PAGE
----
Three Essays on Bank Profitability, Fragility, and Lending
Thesis or dissertation
University of Exeter
Reason for embargo
I would like to have additional time to publish part or all of my thesis.
We present three chapters on theoretical issues of banking. These deal with bank runs, risk sharing, lending and profitability. In the first chapter, we examine the agency problem in the bank-depositor relationship. Depositors are the principals and banks are the agents. Banks choose investment portfolios and are subject to moral hazard in that they have incentive to take on more risk than desirable to depositors because they are residual claimants. We study an incentive-compatible mechanism that prompts banks to follow a safe investment policy. This mechanism leaves the bank a profit margin in a similar manner to a CEO being paid a bonus by a company. In the second chapter, we extend Allen and Gale (1998) by adding a long-term riskless investment opportunity to the original portfolio of a short-term liquid asset and a long-term risky illiquid asset. Through portfolio diversification, we identify the risk-sharing deposit contract in a three-period model that maximizes the ex-ante expected utility of depositors. Unlike Allen and Gale, there are no information-based bank runs in equilibrium. In addition, our model can improve consumers' welfare over the Allen and Gale model. I also show that the bank will choose to liquidate the cheaper investments, in terms of the gain-loss ratios for the two types of existing long-term assets, when there is liquidity shortage in some cases. Such a policy reduces the liquidation cost and enables the bank to meet the outstanding liability to depositors without large liquidation losses. In the third chapter, we study the role of banks in providing loans to borrower firms. This paper extends the theory of designing optimal loan contracts (for profits) in the Bolton and Scharfstein (1996) model to a setting where asymmetry of information exists. Based on the verifiability of information structure, we analyze complete and incomplete contracts. Through this analysis, optimal, incentive-compatible loan contracts that maximize the expected profit of the bank are characterized. Our analysis suggests that a bank could be induced to liquidate a borrower's project under specific conditions. Furthermore, we identify implementable mechanisms for the renegotiation game given the bargaining power between a borrower and a bank.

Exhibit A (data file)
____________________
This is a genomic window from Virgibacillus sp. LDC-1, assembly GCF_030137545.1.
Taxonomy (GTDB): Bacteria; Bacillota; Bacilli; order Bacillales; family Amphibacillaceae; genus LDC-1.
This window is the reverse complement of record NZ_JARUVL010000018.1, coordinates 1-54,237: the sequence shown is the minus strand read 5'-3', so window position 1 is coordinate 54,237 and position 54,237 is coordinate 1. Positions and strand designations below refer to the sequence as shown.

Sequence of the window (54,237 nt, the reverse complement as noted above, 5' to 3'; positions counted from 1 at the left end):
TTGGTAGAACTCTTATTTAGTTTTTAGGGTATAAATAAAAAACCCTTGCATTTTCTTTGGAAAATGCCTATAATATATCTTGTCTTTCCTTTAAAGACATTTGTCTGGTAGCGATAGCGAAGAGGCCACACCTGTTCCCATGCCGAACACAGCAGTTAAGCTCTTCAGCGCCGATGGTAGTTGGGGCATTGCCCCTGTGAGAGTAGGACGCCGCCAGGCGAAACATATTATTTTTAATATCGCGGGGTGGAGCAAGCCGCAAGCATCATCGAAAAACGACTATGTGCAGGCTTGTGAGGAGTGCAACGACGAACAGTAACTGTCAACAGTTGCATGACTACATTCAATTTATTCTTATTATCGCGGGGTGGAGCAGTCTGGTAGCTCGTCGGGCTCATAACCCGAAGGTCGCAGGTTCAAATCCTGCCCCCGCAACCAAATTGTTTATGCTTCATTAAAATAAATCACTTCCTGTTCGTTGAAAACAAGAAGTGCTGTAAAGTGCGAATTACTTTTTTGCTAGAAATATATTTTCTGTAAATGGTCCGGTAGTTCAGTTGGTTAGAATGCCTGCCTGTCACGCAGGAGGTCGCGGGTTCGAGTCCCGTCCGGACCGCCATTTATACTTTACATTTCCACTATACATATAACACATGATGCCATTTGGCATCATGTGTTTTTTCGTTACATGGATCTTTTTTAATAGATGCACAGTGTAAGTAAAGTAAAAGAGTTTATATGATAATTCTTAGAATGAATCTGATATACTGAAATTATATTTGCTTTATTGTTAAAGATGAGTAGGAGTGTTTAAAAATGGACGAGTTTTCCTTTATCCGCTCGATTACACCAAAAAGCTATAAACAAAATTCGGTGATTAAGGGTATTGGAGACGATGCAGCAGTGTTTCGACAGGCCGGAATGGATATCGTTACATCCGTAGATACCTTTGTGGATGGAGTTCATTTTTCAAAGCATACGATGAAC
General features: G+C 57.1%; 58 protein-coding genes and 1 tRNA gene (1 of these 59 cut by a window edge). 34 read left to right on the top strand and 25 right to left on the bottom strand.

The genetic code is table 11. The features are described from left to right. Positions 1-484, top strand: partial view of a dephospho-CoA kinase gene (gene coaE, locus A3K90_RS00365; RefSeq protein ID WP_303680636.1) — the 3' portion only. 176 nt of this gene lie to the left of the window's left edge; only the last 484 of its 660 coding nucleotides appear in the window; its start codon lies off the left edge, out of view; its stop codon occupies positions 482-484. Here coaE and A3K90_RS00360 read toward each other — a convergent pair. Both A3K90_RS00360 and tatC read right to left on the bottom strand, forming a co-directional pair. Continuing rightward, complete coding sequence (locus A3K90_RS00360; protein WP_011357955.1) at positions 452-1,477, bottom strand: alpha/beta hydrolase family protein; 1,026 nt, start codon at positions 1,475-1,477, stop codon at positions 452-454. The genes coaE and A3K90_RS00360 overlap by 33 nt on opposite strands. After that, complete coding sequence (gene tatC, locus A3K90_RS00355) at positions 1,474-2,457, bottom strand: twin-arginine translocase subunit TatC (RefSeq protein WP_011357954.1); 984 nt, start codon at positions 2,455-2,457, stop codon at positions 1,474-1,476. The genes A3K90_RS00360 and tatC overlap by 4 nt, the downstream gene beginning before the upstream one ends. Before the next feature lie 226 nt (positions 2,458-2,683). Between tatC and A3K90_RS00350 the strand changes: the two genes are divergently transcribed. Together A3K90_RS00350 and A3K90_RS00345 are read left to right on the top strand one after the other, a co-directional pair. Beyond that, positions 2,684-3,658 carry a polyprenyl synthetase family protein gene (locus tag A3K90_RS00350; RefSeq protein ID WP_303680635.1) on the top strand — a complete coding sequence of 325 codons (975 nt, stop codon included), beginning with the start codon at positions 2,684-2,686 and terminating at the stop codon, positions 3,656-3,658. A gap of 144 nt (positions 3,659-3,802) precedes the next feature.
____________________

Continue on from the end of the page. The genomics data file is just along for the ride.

PhD in Economics